Burglars break into a warehouse, tripping a silent alarm. The police arrive and give chase. Shelves are toppled and merchandise strewn as the burglars flee with the cops on their heels.
The criminals stop at a nearby red light and pull a driver from his car. They break his neck as they toss him to the ground, commandeer the auto and race off into the night.
They are later caught at a police roadblock, but the question for this column is whether the driver can collect from the government for his hospital bills, for wages lost during recuperation, for the pain he suffered. And what about that broken merchandise and shelving? Will the state pay the company for it?
The answers depend on where the incident took place. In California, chances are good that most of the actual, unreimbursed expenses incurred by both the company and the driver would be covered by the state, but there would be no payments for suffering. Rhode Island would compensate the driver for his pain and suffering, but wouldn't pay the warehouse owner anything. The driver would have to show a serious financial need before he could collect in New York, Texas, Florida, Michigan, and the District of Columbia, but not in most other states.
Georgia would not pay any of the expenses, but would contribute up to $5,000 to a "good Samaritan" who, for instance, took after the fleeing burglars and had his own car hit in the chase. In many states, there could be no compensation if the victim and the criminal were related. And in other jurisdictions, such as Arizona, Mississippi, Maine, Vermont and New Hampshire, there are no programs at all to compensate crime victims.
But states without programs are in the minority. According to a Justice Department survey recently completed by Search Group Inc., a criminal justice consulting company, there are only 11. And that's a dramatic turnaround from just a decade ago, when state governments were becoming more respectful of the rights of accused criminals but still did little for the victims. Publicity over the plight of victims has led most states to appropriate enough money, at the very least, to pay for the hospital bills -- or funeral costs -- of innocent citizens injured or killed in criminal encounters. Many states will compensate a victim for up to $25,000; in Alaska, the limit is $40,000. NN ow, federal funds are beginning to pour into state proN grams. A law enacted by Congress last year funnels money collected by federal courts from fines or bail forfeitures -- money that used to go into the Treasury's general fund -- into state victim reimbursement plans. In a couple of years, that U.S. payout could reach $50 million a year, but no state can receive more than 35 percent of the amount it spent from its own coffers on victim compensation in the previous year.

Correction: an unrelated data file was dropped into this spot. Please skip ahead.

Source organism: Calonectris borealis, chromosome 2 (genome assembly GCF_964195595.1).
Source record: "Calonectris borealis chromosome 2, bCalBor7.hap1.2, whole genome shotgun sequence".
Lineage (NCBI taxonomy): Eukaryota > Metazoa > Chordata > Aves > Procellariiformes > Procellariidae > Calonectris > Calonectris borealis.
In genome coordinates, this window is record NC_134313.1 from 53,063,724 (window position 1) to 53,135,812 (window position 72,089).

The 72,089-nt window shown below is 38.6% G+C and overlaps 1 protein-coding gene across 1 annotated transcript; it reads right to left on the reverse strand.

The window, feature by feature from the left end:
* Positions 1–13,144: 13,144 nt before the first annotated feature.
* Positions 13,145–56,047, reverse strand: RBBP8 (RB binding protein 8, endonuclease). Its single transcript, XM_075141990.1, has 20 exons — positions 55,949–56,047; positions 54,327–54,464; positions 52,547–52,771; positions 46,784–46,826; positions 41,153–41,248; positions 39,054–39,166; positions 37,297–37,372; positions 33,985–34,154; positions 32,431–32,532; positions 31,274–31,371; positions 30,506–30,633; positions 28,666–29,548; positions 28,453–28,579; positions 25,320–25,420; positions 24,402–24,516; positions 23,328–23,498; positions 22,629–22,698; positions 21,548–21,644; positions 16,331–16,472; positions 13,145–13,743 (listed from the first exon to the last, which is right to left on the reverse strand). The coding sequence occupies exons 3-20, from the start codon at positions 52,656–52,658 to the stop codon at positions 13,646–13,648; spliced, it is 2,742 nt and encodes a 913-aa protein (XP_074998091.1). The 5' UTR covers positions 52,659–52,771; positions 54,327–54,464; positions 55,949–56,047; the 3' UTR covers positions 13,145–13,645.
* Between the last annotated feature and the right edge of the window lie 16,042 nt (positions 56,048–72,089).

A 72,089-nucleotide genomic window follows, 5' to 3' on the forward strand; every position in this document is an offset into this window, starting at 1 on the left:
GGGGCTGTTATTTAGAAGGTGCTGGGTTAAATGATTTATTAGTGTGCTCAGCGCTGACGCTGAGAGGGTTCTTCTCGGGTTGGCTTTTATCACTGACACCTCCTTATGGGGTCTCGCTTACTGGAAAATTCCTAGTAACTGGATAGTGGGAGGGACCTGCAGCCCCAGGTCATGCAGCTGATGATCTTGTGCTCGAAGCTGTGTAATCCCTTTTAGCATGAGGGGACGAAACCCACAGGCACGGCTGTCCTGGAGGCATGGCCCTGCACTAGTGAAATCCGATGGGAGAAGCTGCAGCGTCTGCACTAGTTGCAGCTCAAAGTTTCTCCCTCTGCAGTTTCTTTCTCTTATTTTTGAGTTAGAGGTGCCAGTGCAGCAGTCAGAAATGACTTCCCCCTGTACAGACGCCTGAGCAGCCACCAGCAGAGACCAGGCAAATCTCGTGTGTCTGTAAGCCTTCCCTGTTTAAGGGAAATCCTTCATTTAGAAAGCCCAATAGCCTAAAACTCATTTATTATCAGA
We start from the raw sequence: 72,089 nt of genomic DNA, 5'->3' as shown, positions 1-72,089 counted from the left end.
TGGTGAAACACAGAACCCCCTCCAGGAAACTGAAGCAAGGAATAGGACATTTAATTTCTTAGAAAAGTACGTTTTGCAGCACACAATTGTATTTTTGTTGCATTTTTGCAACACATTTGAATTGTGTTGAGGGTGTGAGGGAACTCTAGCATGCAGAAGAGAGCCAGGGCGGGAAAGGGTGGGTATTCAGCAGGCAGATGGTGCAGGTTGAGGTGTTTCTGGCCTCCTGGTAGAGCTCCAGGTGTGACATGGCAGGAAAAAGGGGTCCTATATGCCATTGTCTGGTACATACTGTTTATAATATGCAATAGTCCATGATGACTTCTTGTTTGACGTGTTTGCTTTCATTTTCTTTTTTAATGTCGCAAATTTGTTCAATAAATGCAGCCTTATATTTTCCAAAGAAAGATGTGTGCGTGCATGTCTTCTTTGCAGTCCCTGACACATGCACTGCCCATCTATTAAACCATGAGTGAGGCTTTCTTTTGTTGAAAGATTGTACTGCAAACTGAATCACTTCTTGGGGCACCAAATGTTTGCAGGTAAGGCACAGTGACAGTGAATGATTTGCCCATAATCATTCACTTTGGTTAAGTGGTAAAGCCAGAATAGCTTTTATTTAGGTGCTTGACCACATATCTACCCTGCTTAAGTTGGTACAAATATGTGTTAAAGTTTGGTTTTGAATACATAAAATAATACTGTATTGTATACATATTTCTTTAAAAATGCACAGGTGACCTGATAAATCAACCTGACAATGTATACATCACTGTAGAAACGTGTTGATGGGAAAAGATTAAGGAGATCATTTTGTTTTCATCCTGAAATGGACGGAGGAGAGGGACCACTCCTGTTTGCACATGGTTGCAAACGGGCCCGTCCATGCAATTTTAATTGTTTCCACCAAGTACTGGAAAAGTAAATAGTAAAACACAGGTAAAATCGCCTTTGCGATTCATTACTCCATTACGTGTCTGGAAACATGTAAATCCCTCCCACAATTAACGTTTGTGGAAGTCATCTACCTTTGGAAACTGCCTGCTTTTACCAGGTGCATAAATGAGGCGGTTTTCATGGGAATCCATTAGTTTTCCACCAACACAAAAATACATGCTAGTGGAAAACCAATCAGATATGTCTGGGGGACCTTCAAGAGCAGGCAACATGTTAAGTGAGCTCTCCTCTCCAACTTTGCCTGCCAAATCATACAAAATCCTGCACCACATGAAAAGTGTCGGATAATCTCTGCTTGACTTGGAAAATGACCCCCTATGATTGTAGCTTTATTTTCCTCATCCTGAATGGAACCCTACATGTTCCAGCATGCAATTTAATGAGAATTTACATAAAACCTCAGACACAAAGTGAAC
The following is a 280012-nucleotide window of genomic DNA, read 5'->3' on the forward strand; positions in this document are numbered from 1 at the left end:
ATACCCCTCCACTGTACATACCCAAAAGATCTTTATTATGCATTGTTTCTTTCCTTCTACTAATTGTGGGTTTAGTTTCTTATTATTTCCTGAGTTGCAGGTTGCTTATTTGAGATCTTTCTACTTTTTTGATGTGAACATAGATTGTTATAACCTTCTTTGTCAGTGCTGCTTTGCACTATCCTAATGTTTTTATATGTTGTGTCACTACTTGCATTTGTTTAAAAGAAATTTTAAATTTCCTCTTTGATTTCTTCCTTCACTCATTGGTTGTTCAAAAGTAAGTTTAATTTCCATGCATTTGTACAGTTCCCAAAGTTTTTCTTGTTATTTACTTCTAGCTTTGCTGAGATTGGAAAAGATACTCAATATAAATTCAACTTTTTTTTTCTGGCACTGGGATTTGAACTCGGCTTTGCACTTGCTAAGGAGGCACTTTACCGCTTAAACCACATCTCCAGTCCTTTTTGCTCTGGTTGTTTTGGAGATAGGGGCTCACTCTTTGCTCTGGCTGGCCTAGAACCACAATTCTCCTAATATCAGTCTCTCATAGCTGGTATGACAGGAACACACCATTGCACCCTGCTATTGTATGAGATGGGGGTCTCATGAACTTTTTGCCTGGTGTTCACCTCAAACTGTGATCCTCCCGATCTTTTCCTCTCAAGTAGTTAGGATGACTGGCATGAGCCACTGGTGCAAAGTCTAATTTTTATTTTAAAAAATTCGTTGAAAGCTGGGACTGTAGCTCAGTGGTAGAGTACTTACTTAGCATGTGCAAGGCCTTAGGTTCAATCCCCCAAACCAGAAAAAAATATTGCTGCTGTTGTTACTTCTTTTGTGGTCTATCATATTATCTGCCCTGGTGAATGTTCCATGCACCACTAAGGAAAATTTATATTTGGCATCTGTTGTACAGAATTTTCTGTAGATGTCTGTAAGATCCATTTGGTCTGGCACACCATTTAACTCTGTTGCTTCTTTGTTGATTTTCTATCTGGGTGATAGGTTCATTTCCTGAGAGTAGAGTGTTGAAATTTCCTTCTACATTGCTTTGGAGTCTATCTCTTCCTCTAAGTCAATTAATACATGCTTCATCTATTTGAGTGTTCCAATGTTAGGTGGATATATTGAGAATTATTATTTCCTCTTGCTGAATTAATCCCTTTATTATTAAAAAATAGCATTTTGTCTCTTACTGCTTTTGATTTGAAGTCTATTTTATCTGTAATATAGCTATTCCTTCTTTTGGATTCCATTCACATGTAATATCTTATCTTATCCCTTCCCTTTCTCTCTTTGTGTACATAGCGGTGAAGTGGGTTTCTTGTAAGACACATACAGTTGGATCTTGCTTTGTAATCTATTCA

The new federal law still allows for a lot of leeway in what a state pays for and what it does not. But it does require that any state victim compensation program that receives federal money must allow reimbursement for funeral and medical expenses and lost wages.
The federal legislation does not mandate coverage for pain and suffering, but it does say that the state programs must cover any psychological counseling the victims need to help them get over the trauma of a criminal attack. And the new law requires states to treat nonresidents and residents in the same manner -- a provision directly aimed at Nevada and New Orleans, which exclude visitors from their reimbursement plans.
Personal injury looms as much more important than property loss in the state compensation schemes. California is the only state that specifically authorizes the state to pay for damage done by the police in trying to capture a suspect -- or the suspect in trying to get away from the police. Other states try to limit awards for property damage to the neediest victims. For instance, Louisiana will make grants to repair damage done by criminals to a victim's home, but not to other kinds of property. New York will pay for some injuries to the property of the elderly and of "good Samaritans" who try to aid police or crime victims, but not the young or middle-aged who were the direct targets of the criminals.
The trend seems to be to liberalize the victim compensation programs once they have been set in place. A Search Group report to the American Judicature Society notes that Illinois originally excluded from coverage any victim of an "automobile offense," but recently changed the law to cover those hit by drivers later convicted of being drunk. And California no longer requires a showing of financial hardship to recover compensation.